The MAPK1 gene, which encodes a member of the MAPK family, is involved in cell proliferation, differentiation and apoptosis. In addition, MAPKs are also known to be extracellular signal-regulated kinases that act as an integration point for biochemical signals. MAPK1 is overexpressed in various solid tumors, such as EC, non-small cell lung cancer, prostate cancer and colorectal cancer (39,40). Wang et al (41) demonstrated that insulin receptors are activated by visfatin, which in turn activates the PI3K/Akt and MAPK/ERK signaling pathways. This process is thought to be one of the molecular mechanisms by which visfatin promotes the progression of EC.

PHLPP1 is encoded by a member of the serine/threonine phosphatase family. The function of encoded proteins is to act as tumor inhibitors in a number of different types of cancer, and their possible molecular mechanism is to regulate apoptosis by dephosphorylation and inactivate the serine/threonine kinase Akt. Thus, PHLPP1 has an effect on mediating the activation of the PI3K/AKT signaling pathway (42). It has been reported that significant downregulation or loss of PHLPP1 is closely associated with metastasis in a variety of different types of tumor, such as colorectal cancer, breast cancer and gastric cancer (43,44). This finding coincides with the results from the present study, in that PHLPP1 was more significantly downregulated in type II EC than in type I EC. PHLPP1 phosphatases have a clinically relevant role in the pathogenesis of insulin resistance-associated diseases, including EC (45). To the best of our knowledge, there has been no study to date regarding the role of PHLPP1 in EC.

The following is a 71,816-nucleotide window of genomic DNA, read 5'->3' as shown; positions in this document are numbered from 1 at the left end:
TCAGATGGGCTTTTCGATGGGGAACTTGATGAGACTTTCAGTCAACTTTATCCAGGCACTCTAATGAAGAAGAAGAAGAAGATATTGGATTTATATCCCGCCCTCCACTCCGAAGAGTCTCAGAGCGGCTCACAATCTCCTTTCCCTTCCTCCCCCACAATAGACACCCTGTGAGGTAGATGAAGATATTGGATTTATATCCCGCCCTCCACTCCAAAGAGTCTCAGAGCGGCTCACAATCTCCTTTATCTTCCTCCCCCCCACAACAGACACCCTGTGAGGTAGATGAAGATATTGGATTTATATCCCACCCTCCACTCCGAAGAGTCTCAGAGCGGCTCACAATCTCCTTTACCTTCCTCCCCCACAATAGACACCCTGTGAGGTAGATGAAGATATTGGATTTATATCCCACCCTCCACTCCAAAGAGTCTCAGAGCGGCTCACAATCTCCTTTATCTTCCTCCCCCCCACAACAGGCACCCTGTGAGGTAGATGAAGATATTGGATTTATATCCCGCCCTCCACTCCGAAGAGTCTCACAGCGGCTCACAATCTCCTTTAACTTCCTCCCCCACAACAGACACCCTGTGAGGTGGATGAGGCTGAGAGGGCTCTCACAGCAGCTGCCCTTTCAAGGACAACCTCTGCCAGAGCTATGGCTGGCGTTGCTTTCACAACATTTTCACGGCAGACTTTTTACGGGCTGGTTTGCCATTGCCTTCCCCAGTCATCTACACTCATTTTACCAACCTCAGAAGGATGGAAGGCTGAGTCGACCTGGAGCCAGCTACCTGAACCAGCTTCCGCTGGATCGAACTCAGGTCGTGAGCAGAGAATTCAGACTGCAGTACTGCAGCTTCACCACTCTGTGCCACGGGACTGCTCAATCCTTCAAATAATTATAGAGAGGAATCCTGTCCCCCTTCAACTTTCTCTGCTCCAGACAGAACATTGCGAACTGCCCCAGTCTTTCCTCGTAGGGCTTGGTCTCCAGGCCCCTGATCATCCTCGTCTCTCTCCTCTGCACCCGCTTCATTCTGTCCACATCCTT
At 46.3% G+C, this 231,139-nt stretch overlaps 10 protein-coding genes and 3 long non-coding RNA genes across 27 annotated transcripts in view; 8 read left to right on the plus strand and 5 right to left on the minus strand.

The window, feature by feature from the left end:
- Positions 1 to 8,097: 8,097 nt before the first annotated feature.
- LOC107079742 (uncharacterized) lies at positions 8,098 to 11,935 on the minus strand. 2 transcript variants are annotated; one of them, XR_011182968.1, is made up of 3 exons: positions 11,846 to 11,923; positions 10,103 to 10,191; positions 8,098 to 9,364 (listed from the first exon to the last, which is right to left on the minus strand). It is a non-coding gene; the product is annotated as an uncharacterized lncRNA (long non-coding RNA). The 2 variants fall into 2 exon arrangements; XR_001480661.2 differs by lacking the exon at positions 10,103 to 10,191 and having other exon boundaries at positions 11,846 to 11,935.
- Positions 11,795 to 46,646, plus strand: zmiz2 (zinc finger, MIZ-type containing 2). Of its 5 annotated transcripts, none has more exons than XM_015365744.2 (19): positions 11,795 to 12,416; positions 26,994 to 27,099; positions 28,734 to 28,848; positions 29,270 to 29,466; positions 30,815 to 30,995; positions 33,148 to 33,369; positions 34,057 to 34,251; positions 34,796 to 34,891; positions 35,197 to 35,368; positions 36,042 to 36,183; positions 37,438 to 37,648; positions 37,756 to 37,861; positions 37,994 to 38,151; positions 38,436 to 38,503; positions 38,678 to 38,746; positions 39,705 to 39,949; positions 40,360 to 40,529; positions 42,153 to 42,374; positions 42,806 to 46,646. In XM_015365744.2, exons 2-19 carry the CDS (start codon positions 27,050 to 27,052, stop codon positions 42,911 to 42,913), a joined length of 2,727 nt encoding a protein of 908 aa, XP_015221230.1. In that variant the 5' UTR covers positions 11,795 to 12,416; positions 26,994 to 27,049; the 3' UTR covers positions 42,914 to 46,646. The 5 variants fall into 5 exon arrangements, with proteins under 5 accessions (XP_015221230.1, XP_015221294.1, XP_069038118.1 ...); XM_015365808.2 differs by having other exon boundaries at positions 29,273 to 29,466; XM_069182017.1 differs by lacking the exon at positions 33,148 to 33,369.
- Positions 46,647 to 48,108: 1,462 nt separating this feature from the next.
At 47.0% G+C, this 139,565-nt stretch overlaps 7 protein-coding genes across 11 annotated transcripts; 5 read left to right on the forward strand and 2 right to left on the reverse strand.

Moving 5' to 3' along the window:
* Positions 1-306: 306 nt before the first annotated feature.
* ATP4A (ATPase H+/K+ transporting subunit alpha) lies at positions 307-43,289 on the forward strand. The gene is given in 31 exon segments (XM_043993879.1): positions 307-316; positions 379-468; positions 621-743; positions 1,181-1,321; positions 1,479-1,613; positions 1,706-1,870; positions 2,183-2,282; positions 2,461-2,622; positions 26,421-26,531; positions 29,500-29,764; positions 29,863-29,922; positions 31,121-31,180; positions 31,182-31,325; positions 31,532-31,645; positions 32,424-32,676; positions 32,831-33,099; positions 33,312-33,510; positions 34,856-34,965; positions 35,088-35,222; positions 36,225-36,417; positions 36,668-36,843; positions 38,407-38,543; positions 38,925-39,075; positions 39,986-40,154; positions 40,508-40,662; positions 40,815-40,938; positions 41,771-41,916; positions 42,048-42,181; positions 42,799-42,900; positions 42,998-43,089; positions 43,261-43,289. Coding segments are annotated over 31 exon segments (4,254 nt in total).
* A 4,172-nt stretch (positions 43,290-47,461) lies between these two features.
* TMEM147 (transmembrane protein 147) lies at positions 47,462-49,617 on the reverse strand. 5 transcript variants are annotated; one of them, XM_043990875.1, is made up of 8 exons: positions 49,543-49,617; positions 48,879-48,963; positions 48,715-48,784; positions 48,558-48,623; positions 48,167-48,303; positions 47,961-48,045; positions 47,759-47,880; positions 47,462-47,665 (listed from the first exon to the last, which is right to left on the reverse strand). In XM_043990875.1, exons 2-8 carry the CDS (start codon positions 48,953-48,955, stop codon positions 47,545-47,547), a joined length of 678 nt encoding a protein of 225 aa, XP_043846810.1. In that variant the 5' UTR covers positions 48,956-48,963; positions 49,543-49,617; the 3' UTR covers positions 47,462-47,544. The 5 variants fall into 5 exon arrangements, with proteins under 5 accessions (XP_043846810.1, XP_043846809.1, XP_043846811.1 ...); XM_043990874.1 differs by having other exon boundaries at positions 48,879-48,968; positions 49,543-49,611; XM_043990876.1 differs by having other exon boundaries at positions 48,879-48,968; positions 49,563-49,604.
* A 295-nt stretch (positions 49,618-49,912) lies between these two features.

The third hub gene, ESR1, encodes an estrogen receptor and has been noted in several pathological processes of breast cancer and endometrial cancer (46). ESR1 is an estrogen-dependent transcription factor discovered by Jensen in 1971 (47). ESR1 is also a member of the nuclear receptor superfamily, which can bind to estrogen, transfer to the nucleus of breast cancer cells and participate in the regulation of gene transcription signaling pathways, thus promoting the proliferation of breast cancer cells (48). The ESR1 gene has been a focus of breast cancer studies for quite some time, but it is also clinically relevant in endometrial, ovarian and other types of cancer.